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[Artists] Pablo Picasso

 Artist’s Quotes that Teach Us

Pablo Picasso

Picasso Self Portrait

Picasso • Self Portrait • 1907

Artist Picasso on Ambition…

“My mother said to me, ‘If you become a soldier you’ll be a general; if you become a monk you’ll end up as the Pope.’
Instead, I became a painter and wound up as Picasso.”
 

Quotes by Artist Pablo Picasso

“Every child is an artist. The problem is how to remain an artist once he grows up.”

“Painting is just another way of keeping a diary.”

“Only put off until tomorrow what you are willing to die having left undone.”

“Today as you know, I am famous and very rich. But when I am alone with myself, I haven’t the ‘courage’ to consider myself an artist, in the great and ancient sense of that word… I am only a public entertainer, who understands his age.”

“Others have seen what is and asked why. I have seen what could be and asked why not. “

And what did he leave us…

Cubism

Picasso - the Three Musicians

Picasso • The Three Musicians • 1921 • Oil on canvas

Cubism began as an idea and then it became a style.

Based on Artist  Paul Cézanne’s three main ingredients – geometricity, simultaneity (multiple views) and passage – Cubism tried to describe, in visual terms, the concept of the Fourth Dimension.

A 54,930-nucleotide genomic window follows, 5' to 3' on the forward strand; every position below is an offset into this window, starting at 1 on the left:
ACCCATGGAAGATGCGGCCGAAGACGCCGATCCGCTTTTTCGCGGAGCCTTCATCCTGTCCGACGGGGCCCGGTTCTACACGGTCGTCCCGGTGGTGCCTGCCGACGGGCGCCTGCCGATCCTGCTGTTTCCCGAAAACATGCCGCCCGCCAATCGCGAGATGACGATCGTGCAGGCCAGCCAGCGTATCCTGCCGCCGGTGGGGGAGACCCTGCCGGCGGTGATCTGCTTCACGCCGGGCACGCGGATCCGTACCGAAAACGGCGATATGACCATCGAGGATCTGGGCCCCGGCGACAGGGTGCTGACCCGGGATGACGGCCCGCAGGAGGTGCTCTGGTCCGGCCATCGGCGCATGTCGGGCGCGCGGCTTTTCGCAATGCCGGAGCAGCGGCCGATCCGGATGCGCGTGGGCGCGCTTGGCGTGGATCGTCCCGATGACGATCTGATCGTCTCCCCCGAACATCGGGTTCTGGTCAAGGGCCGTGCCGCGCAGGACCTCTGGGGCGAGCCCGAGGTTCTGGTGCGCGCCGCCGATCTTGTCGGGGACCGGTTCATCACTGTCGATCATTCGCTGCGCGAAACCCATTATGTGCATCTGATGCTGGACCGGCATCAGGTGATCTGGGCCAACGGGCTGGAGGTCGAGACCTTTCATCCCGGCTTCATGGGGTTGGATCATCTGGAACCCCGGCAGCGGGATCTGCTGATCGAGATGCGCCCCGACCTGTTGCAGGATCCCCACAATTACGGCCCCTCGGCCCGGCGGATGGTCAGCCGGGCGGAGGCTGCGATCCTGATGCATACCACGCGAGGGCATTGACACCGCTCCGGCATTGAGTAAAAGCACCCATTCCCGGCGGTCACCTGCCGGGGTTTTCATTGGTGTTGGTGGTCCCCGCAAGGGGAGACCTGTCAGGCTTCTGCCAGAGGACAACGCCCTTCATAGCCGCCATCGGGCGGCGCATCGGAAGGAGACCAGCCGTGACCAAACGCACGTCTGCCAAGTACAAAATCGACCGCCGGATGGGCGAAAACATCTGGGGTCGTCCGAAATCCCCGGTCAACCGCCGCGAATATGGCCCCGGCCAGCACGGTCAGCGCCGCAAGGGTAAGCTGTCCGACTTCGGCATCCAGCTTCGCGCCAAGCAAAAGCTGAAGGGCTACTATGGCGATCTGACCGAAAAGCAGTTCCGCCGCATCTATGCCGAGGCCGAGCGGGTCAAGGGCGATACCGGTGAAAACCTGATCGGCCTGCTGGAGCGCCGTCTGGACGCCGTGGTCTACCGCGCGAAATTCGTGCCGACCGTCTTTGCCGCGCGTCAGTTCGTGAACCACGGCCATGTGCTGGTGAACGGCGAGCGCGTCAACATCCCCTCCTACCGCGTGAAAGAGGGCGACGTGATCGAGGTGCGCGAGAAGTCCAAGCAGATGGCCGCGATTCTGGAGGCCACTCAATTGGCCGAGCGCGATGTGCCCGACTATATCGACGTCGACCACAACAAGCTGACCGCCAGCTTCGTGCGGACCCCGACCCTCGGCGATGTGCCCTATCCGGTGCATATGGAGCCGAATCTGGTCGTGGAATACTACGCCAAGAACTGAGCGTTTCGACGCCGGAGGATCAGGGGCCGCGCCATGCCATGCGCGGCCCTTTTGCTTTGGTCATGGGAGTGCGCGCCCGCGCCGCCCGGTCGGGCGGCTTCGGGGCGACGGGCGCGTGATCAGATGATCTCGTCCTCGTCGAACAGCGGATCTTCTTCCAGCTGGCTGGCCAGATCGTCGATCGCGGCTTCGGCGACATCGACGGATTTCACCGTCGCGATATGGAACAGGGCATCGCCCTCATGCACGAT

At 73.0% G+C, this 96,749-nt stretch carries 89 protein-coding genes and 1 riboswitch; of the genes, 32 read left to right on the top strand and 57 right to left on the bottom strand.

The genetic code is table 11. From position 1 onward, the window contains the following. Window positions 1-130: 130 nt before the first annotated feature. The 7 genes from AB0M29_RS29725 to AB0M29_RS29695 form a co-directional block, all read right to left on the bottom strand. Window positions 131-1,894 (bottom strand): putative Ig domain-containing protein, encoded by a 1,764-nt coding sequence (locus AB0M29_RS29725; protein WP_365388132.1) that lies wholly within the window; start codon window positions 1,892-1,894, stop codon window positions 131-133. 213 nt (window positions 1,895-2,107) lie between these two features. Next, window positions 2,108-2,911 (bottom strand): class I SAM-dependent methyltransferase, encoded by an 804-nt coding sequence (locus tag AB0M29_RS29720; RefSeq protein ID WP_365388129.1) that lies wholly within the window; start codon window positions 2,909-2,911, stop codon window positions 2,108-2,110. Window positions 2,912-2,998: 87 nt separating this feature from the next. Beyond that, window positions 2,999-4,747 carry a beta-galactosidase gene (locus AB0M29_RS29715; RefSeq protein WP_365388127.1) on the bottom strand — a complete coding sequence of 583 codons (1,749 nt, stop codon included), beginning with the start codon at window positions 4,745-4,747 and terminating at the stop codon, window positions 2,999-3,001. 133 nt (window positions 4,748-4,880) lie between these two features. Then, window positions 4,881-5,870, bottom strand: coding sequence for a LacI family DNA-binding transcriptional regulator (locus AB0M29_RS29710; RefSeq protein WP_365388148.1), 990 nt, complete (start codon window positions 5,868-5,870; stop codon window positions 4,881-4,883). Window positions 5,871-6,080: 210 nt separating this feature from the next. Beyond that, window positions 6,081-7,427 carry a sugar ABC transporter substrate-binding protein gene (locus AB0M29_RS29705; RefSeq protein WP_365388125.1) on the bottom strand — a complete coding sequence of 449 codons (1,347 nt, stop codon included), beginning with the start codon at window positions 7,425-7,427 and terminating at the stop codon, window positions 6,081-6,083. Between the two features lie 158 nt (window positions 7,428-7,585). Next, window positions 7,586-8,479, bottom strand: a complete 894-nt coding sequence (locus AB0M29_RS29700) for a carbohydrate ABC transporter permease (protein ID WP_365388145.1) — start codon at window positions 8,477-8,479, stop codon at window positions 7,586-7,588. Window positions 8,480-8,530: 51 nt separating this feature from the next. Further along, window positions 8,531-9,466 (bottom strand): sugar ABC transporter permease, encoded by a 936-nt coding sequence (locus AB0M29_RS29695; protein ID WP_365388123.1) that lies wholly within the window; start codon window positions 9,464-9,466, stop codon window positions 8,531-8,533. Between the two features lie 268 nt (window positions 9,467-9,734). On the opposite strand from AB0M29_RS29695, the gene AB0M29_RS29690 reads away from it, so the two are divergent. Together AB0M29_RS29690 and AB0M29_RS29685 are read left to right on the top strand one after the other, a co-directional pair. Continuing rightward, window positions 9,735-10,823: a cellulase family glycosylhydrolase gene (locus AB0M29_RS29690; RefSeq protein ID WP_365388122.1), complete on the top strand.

Cubism is a kind of Realism.

It is a conceptual approach to realism in art, which aims to depict the world as it is and not as it seems.

This was the “idea.” For example, pick up any ordinary cup.

  • Chances are the mouth of the cup is round.
  • Close your eyes and imagine the cup.
  • The mouth is round.
  • It is always round – whether you are looking at the cup or remembering the cup.
  • The mouth of a glass is not an oval; it is a circle.
  • To depict the mouth as an oval is a falsehood.
  • This circular form is its truth, its reality.
  • The representation of a cup as a circle attached to the outline of its profile view communicates its concrete reality.
  • In this respect, Cubism can be considered realism, in a conceptual, rather than perceptional way.

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[Artists] Georgia O’Keeffe

Georgia O’Keeffe

Quotes to Remember

My granddaughter was 8 years old.

The class was studying famous artists of the world.

She was asked to choose one artist to study

When asked why she chose Georgia O’Keeffe she responded “Because she paints like my Grandma!”

Out of the mouth of babes.

Little did she know…Georgia O’Keeffe was my inspiration.

The love affair began when I was 12 years old.
It happened at the Art Institute of Chicago.

Georgia O'Keeffe

Georgia Okeefe- Black Cross

Georgia O'Keeffe • Black Cross

This is the first painting by O’Keeffe that mesmerized me.

Georgia O’Keeffe, artist, approached her subjects, whether buildings or flowers, landscapes or bones, by intuitively magnifying their shapes and simplifying their details to underscore their essential beauty.

Black Cross, New Mexico was painted during a summer visit to that state, where O’Keeffe eventually settled.

The large, dark cross seems to stand watch over the rolling hills at sunset, proclaiming man’s presence in this stark landscape.